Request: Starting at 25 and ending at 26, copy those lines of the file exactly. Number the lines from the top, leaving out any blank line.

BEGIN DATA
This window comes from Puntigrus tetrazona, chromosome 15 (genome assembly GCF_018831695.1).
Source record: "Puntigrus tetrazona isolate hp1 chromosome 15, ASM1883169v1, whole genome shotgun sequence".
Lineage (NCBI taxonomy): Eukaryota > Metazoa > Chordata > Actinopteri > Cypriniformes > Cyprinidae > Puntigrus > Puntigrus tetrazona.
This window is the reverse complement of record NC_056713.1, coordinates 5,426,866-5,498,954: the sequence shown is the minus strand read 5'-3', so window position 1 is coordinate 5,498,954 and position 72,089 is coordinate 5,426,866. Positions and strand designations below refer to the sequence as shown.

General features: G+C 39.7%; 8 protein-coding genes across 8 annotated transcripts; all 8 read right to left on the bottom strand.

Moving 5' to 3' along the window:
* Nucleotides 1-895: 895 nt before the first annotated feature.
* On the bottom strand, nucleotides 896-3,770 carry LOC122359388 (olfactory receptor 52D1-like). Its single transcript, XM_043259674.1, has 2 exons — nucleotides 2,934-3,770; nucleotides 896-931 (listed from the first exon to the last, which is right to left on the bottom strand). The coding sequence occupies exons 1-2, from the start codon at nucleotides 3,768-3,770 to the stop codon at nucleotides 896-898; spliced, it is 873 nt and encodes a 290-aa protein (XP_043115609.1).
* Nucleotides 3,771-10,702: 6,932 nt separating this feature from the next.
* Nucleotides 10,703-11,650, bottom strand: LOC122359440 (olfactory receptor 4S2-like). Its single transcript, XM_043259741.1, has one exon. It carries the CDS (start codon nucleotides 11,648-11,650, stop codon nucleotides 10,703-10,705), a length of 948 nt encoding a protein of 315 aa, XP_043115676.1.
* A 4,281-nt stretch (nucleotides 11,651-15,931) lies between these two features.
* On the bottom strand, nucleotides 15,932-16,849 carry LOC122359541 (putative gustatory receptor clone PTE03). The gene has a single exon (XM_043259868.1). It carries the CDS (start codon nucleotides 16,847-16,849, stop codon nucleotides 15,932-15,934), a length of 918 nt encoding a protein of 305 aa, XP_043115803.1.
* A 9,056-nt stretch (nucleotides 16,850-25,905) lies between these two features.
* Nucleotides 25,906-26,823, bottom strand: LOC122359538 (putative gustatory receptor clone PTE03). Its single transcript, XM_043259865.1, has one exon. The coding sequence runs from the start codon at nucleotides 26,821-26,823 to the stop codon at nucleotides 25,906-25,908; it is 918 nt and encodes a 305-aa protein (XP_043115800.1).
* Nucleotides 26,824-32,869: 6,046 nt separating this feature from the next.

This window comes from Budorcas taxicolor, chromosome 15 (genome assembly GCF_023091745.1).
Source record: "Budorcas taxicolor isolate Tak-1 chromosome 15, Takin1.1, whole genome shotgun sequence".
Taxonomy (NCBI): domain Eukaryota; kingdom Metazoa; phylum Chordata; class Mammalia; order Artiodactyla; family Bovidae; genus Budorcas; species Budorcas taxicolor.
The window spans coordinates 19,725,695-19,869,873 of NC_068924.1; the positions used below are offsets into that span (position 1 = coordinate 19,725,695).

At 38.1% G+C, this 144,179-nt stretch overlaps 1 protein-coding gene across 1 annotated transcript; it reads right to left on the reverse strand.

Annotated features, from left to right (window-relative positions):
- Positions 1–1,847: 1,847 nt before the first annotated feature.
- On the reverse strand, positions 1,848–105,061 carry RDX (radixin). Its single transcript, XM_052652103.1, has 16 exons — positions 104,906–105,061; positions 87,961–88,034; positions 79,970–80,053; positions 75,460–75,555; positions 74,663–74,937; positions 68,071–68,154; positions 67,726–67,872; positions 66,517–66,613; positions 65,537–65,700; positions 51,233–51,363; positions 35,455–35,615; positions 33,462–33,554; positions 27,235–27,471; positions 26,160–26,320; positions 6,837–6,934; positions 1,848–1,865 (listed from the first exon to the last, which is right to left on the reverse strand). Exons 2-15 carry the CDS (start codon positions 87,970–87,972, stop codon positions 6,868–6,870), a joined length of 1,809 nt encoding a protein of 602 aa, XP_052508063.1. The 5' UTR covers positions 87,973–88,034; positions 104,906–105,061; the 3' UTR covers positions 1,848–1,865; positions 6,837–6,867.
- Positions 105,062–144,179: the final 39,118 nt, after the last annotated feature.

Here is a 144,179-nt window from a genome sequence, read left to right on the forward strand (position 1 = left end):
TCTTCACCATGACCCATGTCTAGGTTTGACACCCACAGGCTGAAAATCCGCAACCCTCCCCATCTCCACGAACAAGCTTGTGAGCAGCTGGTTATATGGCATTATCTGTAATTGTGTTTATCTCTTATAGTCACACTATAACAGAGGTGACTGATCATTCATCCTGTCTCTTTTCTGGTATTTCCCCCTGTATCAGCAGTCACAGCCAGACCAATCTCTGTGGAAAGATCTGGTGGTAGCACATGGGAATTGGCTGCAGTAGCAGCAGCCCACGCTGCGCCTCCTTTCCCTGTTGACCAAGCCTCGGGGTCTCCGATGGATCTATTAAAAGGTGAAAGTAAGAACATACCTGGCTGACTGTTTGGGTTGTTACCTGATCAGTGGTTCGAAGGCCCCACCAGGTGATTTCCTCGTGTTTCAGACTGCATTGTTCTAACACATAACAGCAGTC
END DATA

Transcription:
Here is a 144,179-nt window from a genome sequence, read left to right on the forward strand (position 1 = left end):
TCTTCACCATGACCCATGTCTAGGTTTGACACCCACAGGCTGAAAATCCGCAACCCTCCCCATCTCCACGAACAAGCTTGTGAGCAGCTGGTTATATGGCATTATCTGTAATTGTGTTTATCTCTTATAGTCACACTATAACAGAGGTGACTGATCATTCATCCTGTCTCTTTTCTGGTATTTCCCCCTGTATCAGCAGTCACAGCCAGACCAATCTCTGTGGAAAGATCTGGTGGTAGCACATGGGAATTGGCTGCAGTAGCAGCAGCCCACGCTGCGCCTCCTTTCCCTGTTGACCAAGCCTCGGGGTCTCCGATGGATCTATTAAAAGGTGAAAGTAAGAACATACCTGGCTGACTGTTTGGGTTGTTACCTGATCAGTGGTTCGAAGGCCCCACCAGGTGATTTCCTCGTGTTTCAGACTGCATTGTTCTAACACATAACAGCAGTC